More evidence of the industry’s manipulation of its customers comes from a BAT creative- advertising brief from January 1995, highlighting the sales opportunities to be had from exploiting Ramadan.

The holy month of Ramadan, it said, was “a time when Muslims try to live a healthier life and … many people may try to give up smoking”. What better time, then, to exploit the fact that “smokers will not have had a cigarette for around 14 hours” and persuade them to switch to supposedly “milder” brands instead?


In March, Abu Dhabi hosted the 16th World Conference on Tobacco or Health, which saw the launch of the latest edition of The Tobacco Atlas, published by the American Cancer Society and the World Lung Foundation.

Smoking rates were dropping in many high-income countries, noted Peter Baldini, chief executive of the World Lung Foundation, in the foreword to the report. But in response the industry was simply focusing on “addicting hundreds of millions in emerging markets”.

One of the co-authors, Dr Judith Mackay, a Hong Kong-based senior adviser to the World Lung Foundation, has spent most of her professional life working to reduce the harm caused by tobacco and, despite all the apparent advances in regulation and education, she offered a gloomy prognosis.

“There’s no tobacco farmer or manufacturer who need worry about their job in my lifetime,” she says. “Here’s an industry that is going to be expanding for the next several decades.”

It is true that in some parts of the world, the proportion of people who smoke is falling. But the population of the world is going to rise by a billion in the next decade, reaching as much as 9.5 billion by 2050, “so even if you bring the prevalence [of smoking] down … the reality is that population expansion will exceed any decrease in prevalence”.

The result, she says, is that – e-cigarettes and all of the other white noise of so-called “harm reduction” notwithstanding – “by 2030 or 2040 we will have a lot more smokers in the world than we do today and the industry is certainly going to be selling a lot more cigarettes than it does today”.

It was a naive question, but I asked BAT why, if it really was serious about reducing the harm caused by its core products, it didn’t just stop making them.

“We have made meaningful steps in our journey to tobacco harm reduction,” says Will Hill, BAT’s public-relations manager.

But, he admits the “lion’s share” of BAT’s revenue and profits for the foreseeable future is “going to come from the traditional cigarette side of our business … Simply to turn off that … would not be acting in the best interests of our employees, our partners and suppliers or, of course, our shareholders”.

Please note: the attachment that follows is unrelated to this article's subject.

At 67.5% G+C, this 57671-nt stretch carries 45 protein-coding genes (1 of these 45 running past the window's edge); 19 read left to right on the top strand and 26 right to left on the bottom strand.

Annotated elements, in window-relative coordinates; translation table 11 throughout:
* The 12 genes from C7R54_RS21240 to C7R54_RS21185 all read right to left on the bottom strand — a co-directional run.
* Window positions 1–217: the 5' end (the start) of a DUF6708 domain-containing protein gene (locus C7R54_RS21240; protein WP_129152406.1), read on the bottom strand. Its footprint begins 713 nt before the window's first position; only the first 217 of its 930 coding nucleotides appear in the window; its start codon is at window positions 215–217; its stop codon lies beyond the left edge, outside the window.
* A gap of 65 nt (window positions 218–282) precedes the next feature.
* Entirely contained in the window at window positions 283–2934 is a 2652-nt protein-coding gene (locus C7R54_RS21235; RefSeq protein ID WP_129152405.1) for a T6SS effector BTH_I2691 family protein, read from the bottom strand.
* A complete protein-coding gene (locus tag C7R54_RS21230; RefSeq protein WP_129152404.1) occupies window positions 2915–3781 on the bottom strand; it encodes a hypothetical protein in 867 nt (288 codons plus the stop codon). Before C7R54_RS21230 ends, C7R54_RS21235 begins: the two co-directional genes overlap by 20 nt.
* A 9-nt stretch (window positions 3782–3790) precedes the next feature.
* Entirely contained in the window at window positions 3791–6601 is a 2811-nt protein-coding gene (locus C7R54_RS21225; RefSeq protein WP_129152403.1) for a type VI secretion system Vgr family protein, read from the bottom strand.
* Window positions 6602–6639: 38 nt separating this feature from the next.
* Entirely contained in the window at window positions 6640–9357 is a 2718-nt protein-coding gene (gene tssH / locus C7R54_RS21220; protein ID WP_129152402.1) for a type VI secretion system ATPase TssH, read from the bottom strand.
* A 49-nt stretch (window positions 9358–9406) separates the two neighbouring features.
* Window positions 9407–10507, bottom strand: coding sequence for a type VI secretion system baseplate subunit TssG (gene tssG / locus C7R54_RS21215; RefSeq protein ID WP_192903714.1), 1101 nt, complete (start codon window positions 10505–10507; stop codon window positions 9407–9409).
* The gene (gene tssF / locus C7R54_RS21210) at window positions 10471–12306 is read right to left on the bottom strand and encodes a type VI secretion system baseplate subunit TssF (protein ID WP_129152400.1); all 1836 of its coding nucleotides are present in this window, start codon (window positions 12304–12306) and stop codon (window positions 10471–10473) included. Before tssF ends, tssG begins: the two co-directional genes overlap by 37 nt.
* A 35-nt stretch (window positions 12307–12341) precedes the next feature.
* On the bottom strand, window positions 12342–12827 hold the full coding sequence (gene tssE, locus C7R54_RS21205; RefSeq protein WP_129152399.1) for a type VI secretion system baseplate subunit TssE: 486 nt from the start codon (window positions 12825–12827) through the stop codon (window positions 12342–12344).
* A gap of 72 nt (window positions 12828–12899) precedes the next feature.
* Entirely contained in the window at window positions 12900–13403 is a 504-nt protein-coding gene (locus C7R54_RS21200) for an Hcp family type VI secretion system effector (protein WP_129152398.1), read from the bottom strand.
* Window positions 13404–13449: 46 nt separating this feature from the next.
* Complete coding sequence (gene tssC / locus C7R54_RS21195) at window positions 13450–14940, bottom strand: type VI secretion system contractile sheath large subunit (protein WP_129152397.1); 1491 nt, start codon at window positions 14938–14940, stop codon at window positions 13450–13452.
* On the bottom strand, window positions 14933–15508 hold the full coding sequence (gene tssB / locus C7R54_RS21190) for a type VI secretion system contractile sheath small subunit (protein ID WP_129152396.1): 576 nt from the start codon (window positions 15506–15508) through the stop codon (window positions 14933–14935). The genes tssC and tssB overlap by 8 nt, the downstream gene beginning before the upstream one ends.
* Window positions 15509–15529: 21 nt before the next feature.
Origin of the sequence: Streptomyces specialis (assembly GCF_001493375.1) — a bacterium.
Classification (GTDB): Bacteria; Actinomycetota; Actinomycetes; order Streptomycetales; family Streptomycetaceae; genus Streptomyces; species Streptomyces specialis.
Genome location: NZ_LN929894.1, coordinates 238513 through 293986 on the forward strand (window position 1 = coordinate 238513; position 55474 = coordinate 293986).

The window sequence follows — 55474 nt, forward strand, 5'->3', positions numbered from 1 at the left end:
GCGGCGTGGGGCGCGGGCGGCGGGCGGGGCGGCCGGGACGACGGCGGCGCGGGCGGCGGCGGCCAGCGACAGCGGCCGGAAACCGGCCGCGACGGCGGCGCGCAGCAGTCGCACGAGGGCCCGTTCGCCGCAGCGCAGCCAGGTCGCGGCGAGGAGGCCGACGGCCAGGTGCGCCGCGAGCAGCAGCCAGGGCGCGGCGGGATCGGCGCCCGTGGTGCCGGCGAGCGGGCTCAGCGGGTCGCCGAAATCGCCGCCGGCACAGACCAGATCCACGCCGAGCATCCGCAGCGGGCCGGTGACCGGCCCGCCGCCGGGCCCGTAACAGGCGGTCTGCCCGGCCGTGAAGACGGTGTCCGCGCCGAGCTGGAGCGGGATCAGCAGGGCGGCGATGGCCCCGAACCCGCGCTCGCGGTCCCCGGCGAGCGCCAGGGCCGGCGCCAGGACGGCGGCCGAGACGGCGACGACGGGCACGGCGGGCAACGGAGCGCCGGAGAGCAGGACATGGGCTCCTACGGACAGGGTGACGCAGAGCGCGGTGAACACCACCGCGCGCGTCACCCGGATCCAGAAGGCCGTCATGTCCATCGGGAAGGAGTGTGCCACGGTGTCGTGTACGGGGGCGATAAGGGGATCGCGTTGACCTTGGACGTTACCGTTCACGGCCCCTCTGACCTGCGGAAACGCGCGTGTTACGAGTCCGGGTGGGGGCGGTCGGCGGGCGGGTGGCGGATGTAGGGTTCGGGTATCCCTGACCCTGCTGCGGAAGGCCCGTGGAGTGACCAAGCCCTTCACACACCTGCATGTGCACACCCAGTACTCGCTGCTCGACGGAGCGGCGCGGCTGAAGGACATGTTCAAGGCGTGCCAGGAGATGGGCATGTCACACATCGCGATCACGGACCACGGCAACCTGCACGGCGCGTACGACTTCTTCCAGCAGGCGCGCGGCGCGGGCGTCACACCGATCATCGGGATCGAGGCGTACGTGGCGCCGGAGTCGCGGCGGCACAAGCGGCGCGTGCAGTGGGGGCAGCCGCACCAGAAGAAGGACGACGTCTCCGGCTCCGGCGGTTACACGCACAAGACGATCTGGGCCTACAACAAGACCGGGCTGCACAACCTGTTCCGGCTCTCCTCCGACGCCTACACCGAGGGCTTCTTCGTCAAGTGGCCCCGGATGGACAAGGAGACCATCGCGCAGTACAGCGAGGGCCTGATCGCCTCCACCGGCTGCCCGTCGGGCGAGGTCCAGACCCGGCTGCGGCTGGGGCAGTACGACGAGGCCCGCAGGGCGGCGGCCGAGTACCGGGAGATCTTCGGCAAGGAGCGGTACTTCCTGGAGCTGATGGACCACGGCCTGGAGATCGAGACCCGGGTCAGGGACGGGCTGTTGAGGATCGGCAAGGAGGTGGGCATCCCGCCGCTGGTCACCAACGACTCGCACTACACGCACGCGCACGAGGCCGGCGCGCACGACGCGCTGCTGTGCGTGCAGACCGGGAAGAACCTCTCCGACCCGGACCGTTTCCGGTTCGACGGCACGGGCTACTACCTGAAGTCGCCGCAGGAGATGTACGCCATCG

No mention, in that sentence, of the best interests of Big Tobacco’s two largest groups of stakeholders – its customers and the six million killed each year by cigarettes.

Jonathan Gornall is a freelance journalist based in London.

Pacific Rim free trade talks go down to the wire–finance.html#sUKm4bw

By Ami Miyazaki and Krista Hughes

LAHAINA, Hawaii (Reuters) – Talks on a Pacific Rim free-trade pact faced a fast-approaching deadline on Friday as trading partners aimed to wrap up a deal within hours, with New Zealand digging in over trade in dairy products and ministers tussling over monopoly periods for next-generation drugs.

Trade ministers from the 12 nations negotiating the Trans-Pacific Partnership, which would stretch from Japan to Chile and cover 40 percent of the world economy, delayed until 4 p.m. local time (10 p.m. ET) a news conference originally scheduled for 1:30 p.m. on the Hawaiian island of Maui.

“We are still aiming to conclude the negotiations by the time of the news conference,” Japanese Economy Minister Akira Amari said before heading into the morning plenary session.

“Some countries are insisting on enormous demands and that’s the cause of the impasse.”

A Japanese industry source briefed on the talks said New Zealand’s demands over dairy and the monopoly periods for biologics, drugs made from living cells, were the two remaining stumbling blocks.

New Zealand has said it will not back a deal that does not significantly open dairy markets, with an eye to the United States, Japan and Canada.

John Wilson, chairman of the world’s largest dairy exporter, New Zealand dairy cooperative Fonterra , arrived to attend the talks late on Thursday to press home the case.

“It’s still dire. This thing is now on a knife edge. There is still not enough in this for New Zealand at all,” said Mike Petersen, who represents New Zealand’s farm sector.

Ministers have also yet to agree on how long to protect data used to develop biologic drugs. U.S. drugmakers want 12 years, but Australia wants five. People briefed on the talks say a compromise on seven or eight years seems likely, but Mexican Trade Minister Ildefonso Guajardo stressed no deal was done.

“That is exactly what we are trying to negotiate,” he told reporters on his way into the meeting.

As the talks entered their final hours, U.S. Senate Majority Leader Mitch McConnell, a Republican from the tobacco-growing state of Kentucky who will be influential in garnering votes in Congress for the deal, added his weight to warnings against excluding tobacco from rules allowing foreign companies to sue host governments over policies that harm their business.

Marlboro maker Philip Morris is suing Australia over its plain packaging tobacco laws. Australia is seeking a general exception from the rules for health and environment policy.

(Reporting by Ami Miyazaki and Krista Hughes; Editing by Dan Grebler and Ken Wills)